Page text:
Overworked and undervalued

Every academic institution must decide what percentage of its faculty will be tenured and tenure-track. Having made that decision, each school must then figure out a way to staff the courses that remain. Most make use of non-tenure track faculty (NTT), and St. Olaf is no different. Like many other schools, St. Olaf is debating the role of NTT faculty in the curriculum and assessing the treatment they receive from the college. Over the past academic year, this debate has become increasingly heated.

NTT positions are designed to fill short-term needs. The college often hires professors on one year contracts to replace a professor on sabbatical or to accommodate changing enrollment.

“Sometimes a program has particular needs that are best filled by people who don’t necessarily even want, or are necessarily in a position to hold, a tenure-track appointment,” President David Anderson ’74 said. “Another reason some places do it is to preserve institutional financial flexibility and in case something happens that requires you to rethink your expenses, you are unable to do that because you’ve made permanent commitments to everybody who is working there.”

No college can do without some degree of flexibility in staffing. The number of courses offered must track the number of students enrolled, and enrollments can vary. Likewise, the number of employed faculty must track the size of the annual budget, and budget size depends on fluctuations in enrollments, financial donations and the endowment. But many professors believe that the realities of non-tenure-track staffing at St. Olaf are often unfair and potentially exploitative.

“My impression is that NTT faculty are asked to take on a lot of responsibilities that would typically be given to or expected of tenure track or tenured faculty,” Associate Professor of History Anna Kuxhausen said. “And yet these NTT faculty are not compensated or rewarded with the commitment that is commensurate with the work they are doing.”

St. Olaf has become increasingly dependent on NTT faculty over the past several decades, consistent with a nationwide trend. In 1993, 50 percent of faculty in American higher education were NTT. Today, 76 percent hold term or terminal appointments.

According to the Modern Language Association’s Academic Workforce Data Center, 35 percent of St. Olaf faculty were NTTs in 1995, whereas in 2009 the number rose to 47 percent. This year, 49 percent of St. Olaf faculty is NTT and NTT faculty teach 38 percent of academic courses.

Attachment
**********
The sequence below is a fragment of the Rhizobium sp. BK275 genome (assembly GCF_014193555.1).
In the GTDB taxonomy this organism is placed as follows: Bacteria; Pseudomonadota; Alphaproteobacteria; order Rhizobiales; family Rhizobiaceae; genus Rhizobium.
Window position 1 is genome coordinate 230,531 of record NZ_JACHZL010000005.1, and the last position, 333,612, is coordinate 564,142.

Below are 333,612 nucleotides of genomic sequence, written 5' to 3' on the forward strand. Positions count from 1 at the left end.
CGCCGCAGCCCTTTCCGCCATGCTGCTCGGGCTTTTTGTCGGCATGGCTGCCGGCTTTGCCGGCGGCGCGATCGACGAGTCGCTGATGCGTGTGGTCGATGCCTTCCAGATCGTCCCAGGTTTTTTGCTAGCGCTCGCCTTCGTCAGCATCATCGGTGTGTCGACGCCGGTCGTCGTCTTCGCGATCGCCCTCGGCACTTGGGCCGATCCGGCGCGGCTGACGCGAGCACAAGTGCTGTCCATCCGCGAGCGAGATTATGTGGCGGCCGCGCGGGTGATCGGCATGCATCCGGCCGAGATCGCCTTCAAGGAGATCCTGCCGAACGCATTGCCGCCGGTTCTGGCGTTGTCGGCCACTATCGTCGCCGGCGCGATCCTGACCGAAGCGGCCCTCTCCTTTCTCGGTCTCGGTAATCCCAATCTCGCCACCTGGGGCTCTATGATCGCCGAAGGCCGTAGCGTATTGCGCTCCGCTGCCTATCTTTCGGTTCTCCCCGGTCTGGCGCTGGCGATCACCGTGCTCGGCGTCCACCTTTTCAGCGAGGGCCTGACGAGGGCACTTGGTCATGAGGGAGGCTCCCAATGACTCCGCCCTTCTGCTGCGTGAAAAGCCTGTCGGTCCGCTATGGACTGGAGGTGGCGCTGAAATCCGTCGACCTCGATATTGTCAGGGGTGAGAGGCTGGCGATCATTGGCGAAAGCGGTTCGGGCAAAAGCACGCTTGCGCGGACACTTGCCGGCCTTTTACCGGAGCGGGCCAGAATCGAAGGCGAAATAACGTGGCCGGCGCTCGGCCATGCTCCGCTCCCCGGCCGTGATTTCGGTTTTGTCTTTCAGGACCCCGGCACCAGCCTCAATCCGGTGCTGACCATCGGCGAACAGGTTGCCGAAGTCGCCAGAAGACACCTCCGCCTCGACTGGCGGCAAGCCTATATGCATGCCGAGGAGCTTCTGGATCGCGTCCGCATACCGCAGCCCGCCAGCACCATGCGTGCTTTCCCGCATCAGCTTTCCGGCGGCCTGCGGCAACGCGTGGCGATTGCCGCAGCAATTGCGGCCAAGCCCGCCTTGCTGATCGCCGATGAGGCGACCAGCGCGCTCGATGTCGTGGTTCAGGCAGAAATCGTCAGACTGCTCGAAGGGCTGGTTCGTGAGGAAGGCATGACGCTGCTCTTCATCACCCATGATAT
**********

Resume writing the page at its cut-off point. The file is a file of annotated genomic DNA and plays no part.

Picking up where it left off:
Faculty at some of St. Olaf’s peer institutions have protested this trend. In 2014, adjuncts and students at Macalester College demonstrated for better pay and more job security for its contingent faculty. They received national attention. That same year, Hamline University adjuncts voted to unionize in the face of administrative opposition.

St. Olaf does not employ adjuncts, whose pay rate can come to less than minimum wage even teaching full-time, depending on the institution. Comparatively, NTT at St. Olaf are treated well. They receive health insurance, retirement options and many of the same professional opportunities as tenured and tenure-track professors.

NTT positions can be valuable, especially for younger professors in need of teaching experience. Keir Fogarty taught at St. Olaf as a non-tenure-track chemistry professor and now holds a tenure-track position at High Point University.

“I was essentially treated as other tenure-track professors and given opportunities for both leadership and research that I would be hard-pressed to find elsewhere,” Fogarty said. “I went in viewing the visiting prof position as a training opportunity that I hoped would be a springboard for me to obtain a tenure-track position. By that measure, the visiting position was exactly what I wanted and allowed me to achieve my professional goals.”

But issues surface when it comes to long-term NTT professors. The faculty manual states that NTT contracts are renewable for no more than six years. In practice, many St. Olaf NTT faculty remain far past the six year threshold, always on one-year or short-term contracts. For example, Associate Professor of History Eric Fure-Slocum has taught here 16 years as an NTT professor, and Associate Professor of Dance Sheryl Saterstrom has been employed by St. Olaf since 1987 strictly on one-year contracts.

The faculty manual offers no guidance on how to handle these long-term NTT faculty. In response to this ambiguity, contingent faculty are pushing for multi-year contracts. As of the 2015-16 academic year, 90 percent of St. Olaf NTT faculty had one-year contracts.

For more on this debate, see the article on A7 about competing policy proposals regarding NTT faculty in the Faculty Governance Committee.